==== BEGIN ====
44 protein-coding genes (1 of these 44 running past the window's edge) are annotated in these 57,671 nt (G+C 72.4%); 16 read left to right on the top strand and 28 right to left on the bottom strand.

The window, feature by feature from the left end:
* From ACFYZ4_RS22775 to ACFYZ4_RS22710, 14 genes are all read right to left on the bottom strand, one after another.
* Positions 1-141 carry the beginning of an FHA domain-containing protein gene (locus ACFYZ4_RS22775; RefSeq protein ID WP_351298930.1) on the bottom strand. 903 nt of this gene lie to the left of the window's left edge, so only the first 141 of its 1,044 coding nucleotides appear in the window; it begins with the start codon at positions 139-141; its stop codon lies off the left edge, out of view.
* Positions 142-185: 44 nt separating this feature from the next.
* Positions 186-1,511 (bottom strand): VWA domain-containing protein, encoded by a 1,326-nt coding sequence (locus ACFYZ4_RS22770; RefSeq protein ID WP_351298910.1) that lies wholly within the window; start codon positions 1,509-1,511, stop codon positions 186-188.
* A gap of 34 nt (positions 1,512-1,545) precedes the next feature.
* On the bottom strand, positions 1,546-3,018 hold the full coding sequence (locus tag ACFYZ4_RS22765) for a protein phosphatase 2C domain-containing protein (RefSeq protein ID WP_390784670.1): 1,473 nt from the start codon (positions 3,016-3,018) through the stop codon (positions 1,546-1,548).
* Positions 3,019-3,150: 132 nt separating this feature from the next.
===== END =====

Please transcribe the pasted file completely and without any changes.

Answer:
44 protein-coding genes (1 of these 44 running past the window's edge) are annotated in these 57,671 nt (G+C 72.4%); 16 read left to right on the top strand and 28 right to left on the bottom strand.

The window, feature by feature from the left end:
* From ACFYZ4_RS22775 to ACFYZ4_RS22710, 14 genes are all read right to left on the bottom strand, one after another.
* Positions 1-141 carry the beginning of an FHA domain-containing protein gene (locus ACFYZ4_RS22775; RefSeq protein ID WP_351298930.1) on the bottom strand. 903 nt of this gene lie to the left of the window's left edge, so only the first 141 of its 1,044 coding nucleotides appear in the window; it begins with the start codon at positions 139-141; its stop codon lies off the left edge, out of view.
* Positions 142-185: 44 nt separating this feature from the next.
* Positions 186-1,511 (bottom strand): VWA domain-containing protein, encoded by a 1,326-nt coding sequence (locus ACFYZ4_RS22770; RefSeq protein ID WP_351298910.1) that lies wholly within the window; start codon positions 1,509-1,511, stop codon positions 186-188.
* A gap of 34 nt (positions 1,512-1,545) precedes the next feature.
* On the bottom strand, positions 1,546-3,018 hold the full coding sequence (locus tag ACFYZ4_RS22765) for a protein phosphatase 2C domain-containing protein (RefSeq protein ID WP_390784670.1): 1,473 nt from the start codon (positions 3,016-3,018) through the stop codon (positions 1,546-1,548).
* Positions 3,019-3,150: 132 nt separating this feature from the next.